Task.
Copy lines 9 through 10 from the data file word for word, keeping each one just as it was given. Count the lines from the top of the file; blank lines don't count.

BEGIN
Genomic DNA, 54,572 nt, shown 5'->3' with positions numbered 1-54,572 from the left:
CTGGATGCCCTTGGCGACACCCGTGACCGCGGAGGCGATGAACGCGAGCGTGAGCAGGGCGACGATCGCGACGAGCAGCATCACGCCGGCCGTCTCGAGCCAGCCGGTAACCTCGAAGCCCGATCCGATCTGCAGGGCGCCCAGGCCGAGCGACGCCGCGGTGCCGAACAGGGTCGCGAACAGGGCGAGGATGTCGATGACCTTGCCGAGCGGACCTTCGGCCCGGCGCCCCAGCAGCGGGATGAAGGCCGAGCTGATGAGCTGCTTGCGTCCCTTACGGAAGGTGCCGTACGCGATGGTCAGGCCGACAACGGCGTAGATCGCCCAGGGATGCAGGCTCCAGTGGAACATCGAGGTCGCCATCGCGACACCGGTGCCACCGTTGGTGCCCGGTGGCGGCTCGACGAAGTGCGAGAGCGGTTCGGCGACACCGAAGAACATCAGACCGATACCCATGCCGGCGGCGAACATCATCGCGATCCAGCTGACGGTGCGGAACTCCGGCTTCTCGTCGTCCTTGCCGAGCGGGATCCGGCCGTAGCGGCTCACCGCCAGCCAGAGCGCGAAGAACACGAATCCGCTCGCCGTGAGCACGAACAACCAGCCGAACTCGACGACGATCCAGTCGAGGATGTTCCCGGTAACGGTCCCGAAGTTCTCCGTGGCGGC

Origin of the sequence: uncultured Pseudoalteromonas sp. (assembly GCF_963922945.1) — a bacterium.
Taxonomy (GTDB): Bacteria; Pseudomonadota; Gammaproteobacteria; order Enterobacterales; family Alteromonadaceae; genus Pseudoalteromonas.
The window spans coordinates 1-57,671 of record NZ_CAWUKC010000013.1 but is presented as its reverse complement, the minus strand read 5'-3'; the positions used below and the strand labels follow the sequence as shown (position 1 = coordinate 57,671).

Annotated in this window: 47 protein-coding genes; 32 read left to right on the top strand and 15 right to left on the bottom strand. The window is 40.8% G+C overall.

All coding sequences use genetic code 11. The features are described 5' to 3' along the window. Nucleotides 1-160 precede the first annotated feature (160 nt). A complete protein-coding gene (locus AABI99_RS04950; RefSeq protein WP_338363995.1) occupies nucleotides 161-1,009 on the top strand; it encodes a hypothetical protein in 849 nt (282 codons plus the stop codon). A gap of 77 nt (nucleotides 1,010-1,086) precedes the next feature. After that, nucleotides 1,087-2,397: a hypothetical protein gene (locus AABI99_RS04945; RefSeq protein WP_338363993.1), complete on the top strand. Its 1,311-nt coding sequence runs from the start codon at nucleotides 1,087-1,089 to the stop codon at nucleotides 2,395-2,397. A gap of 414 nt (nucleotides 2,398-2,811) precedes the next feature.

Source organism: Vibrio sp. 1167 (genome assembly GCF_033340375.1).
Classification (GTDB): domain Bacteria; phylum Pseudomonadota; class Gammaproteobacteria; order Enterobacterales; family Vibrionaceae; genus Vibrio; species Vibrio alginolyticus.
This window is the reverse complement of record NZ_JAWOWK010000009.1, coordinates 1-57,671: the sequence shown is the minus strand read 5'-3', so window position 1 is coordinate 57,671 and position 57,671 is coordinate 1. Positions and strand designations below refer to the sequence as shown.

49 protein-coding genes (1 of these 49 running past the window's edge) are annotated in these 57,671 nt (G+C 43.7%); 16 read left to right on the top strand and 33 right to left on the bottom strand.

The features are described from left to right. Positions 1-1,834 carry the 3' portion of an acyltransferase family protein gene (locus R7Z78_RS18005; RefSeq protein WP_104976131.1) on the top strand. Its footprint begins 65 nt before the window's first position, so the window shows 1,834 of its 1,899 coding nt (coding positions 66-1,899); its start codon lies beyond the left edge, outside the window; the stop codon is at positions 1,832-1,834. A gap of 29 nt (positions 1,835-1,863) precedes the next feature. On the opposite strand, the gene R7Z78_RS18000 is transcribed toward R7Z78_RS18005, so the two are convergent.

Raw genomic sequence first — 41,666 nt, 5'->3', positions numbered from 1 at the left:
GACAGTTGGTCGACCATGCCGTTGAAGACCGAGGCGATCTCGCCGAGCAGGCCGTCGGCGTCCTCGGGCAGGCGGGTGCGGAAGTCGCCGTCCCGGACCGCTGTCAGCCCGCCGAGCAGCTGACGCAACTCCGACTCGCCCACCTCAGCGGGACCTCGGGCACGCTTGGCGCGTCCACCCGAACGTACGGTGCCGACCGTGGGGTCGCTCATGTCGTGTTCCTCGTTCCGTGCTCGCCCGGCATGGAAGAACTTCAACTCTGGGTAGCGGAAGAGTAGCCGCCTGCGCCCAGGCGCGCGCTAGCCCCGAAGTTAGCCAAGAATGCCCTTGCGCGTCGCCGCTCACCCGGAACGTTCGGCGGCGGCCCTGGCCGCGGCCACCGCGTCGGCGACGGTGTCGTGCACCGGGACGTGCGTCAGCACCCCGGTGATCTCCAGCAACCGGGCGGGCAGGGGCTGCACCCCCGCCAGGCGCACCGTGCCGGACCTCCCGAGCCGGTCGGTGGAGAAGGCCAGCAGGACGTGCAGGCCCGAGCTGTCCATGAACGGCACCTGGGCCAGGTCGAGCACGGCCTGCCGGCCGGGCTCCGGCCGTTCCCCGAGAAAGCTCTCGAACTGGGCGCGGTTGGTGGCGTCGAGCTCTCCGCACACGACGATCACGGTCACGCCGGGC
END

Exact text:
Classification (GTDB): domain Bacteria; phylum Pseudomonadota; class Gammaproteobacteria; order Enterobacterales; family Vibrionaceae; genus Vibrio; species Vibrio alginolyticus.
This window is the reverse complement of record NZ_JAWOWK010000009.1, coordinates 1-57,671: the sequence shown is the minus strand read 5'-3', so window position 1 is coordinate 57,671 and position 57,671 is coordinate 1. Positions and strand designations below refer to the sequence as shown.